The collaborative effort signals a shared commitment to promoting fintech innovation and fostering robust crypto regulations in both countries.
The central banks of Hong Kong and the United Arab Emirates (UAE) have announced plans to join forces on the development of financial technology and cryptocurrency regulations.
On May 30, the Hong Kong Monetary Authority (HKMA) held discussions with its counterparts from the Central Bank of the United Arab Emirates (CBUAE).
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The two financial bodies agreed to "strengthen the cooperation" on "virtual asset regulations and developments," signifying their shared vision of fostering a regulated and innovation-friendly environment for cryptocurrencies.
The HKMA and CBUAE also committed to holding conversations around "joint fintech development initiatives and knowledge-sharing efforts" within their respective innovation hubs. The strengthening of financial infrastructure and market connectivity between the two jurisdictions was also a key topic during these discussions.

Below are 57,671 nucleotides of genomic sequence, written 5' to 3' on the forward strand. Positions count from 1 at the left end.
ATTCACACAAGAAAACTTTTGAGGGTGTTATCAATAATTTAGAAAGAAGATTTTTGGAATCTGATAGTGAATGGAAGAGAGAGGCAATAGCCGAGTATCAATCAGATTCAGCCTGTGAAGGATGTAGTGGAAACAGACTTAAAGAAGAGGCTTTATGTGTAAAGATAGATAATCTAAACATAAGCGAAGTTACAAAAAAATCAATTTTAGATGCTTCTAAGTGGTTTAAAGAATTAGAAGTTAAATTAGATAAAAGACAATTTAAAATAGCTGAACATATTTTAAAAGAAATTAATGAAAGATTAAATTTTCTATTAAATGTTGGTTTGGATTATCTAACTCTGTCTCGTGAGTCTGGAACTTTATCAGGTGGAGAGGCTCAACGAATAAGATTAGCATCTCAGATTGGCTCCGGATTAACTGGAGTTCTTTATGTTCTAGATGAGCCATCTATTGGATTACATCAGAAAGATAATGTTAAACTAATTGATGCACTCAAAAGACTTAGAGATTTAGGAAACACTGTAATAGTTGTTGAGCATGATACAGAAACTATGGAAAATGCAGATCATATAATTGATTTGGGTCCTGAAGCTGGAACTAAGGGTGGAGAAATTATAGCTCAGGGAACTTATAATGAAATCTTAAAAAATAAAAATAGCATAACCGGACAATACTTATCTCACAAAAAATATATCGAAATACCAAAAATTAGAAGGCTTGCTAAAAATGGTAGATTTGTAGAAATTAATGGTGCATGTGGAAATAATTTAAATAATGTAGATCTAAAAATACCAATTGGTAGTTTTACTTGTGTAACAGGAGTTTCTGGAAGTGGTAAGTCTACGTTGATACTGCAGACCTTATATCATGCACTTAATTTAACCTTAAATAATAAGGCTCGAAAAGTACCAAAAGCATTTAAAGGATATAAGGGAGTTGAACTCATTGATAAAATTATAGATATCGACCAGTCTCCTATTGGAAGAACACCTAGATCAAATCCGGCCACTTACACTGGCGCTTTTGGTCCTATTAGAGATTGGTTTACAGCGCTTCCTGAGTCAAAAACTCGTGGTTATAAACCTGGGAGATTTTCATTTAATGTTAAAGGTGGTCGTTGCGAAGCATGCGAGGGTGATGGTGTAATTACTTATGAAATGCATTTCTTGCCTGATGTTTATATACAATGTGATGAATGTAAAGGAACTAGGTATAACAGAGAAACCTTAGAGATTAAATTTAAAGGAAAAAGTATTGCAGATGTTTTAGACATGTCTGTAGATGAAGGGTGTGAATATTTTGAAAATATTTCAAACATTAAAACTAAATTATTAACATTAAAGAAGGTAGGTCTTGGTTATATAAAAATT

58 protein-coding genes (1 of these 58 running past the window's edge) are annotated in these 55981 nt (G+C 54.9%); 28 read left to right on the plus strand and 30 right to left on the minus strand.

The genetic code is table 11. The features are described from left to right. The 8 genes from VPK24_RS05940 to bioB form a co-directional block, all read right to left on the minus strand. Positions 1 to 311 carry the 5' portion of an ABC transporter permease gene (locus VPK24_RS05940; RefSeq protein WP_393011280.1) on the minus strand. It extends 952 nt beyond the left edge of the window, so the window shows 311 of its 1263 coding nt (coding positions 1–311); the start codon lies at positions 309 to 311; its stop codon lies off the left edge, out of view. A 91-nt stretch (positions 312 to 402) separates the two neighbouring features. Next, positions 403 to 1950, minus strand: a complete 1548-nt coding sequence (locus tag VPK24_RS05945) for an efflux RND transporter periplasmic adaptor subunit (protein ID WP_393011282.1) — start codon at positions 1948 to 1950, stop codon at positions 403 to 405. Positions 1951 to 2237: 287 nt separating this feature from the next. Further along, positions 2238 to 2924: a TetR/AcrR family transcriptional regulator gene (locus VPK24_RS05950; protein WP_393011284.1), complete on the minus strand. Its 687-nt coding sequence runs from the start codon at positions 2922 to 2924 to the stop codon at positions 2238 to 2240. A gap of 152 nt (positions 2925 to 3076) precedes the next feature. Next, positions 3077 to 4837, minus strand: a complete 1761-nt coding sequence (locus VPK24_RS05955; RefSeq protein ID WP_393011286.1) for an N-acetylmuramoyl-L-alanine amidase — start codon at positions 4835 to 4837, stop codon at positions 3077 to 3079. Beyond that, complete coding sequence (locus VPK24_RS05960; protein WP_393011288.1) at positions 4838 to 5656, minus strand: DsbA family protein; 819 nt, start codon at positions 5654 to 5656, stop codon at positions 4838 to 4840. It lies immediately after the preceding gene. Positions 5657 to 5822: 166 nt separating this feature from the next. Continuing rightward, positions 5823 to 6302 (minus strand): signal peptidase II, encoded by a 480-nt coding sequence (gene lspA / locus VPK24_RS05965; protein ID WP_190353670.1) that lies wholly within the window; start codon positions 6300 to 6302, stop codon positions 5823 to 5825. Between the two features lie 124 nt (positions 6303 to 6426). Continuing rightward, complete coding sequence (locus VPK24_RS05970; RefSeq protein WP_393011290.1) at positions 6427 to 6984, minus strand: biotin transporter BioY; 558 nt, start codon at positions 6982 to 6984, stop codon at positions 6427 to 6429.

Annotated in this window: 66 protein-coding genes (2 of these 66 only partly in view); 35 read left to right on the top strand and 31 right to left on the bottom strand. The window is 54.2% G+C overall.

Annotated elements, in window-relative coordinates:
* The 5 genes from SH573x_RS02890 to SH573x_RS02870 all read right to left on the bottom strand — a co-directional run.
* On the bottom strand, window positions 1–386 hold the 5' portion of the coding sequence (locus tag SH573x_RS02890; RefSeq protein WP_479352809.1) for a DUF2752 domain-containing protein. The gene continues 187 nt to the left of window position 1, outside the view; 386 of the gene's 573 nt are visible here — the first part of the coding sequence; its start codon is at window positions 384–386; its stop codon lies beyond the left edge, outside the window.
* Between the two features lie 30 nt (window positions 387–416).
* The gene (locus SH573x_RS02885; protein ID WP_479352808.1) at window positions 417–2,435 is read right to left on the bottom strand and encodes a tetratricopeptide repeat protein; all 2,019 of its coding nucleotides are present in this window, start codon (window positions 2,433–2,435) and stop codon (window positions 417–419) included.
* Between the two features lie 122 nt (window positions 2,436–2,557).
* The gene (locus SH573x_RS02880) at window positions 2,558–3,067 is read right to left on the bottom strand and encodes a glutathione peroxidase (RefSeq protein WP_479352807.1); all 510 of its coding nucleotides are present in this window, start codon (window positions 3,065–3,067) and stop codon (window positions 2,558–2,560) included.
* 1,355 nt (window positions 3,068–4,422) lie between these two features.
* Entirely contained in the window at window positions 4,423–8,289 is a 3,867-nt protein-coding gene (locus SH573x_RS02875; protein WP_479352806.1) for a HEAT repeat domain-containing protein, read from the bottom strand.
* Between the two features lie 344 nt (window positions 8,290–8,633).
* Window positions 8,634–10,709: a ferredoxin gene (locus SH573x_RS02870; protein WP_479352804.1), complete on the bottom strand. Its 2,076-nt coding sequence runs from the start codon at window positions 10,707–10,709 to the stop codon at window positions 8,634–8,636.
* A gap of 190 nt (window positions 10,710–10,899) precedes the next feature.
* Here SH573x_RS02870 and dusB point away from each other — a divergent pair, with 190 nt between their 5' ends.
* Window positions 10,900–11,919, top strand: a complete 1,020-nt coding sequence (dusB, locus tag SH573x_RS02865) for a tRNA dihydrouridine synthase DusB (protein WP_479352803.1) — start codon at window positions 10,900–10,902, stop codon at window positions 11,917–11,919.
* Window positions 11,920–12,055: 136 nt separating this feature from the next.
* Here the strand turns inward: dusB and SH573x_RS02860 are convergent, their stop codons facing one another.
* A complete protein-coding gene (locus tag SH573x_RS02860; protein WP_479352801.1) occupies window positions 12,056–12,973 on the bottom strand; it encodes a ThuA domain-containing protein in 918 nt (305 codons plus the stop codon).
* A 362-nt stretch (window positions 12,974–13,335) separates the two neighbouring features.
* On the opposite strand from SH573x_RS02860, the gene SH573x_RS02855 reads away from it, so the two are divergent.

H.E. Khaled Mohamed Balama, CBUAE governor, expressed optimism about the long-term partnership with the HKMA. Echoing this sentiment, HKMA chief executive Eddie Yue underscored that this collaboration would economically benefit both jurisdictions, leveraging their "many complementary strengths and mutual interests."
This collaboration comes at a time when Hong Kong’s Securities and Futures Commission (SFC) is set to allow virtual asset service providers (VASPs) to cater to retail investors in Hong Kong starting from June 1st.
On May 30th, Christopher Hui, Hong Kong’s treasury chief, shared with the AFP that the city is embracing cryptocurrencies under its new regulatory regime because “virtual assets are going to stay.”
He emphasized the importance of harnessing the benefits of cryptocurrencies in a regulated manner, stating:
Despite the potential risks involved, (virtual assets) also carries with it fundamental value.
The collaboration between the central banks of Hong Kong and the UAE signifies a step forward in the global approach to cryptocurrency regulations and fintech development. The partnership could serve as a blueprint for other jurisdictions seeking to navigate the complexities of the burgeoning fintech and crypto landscape.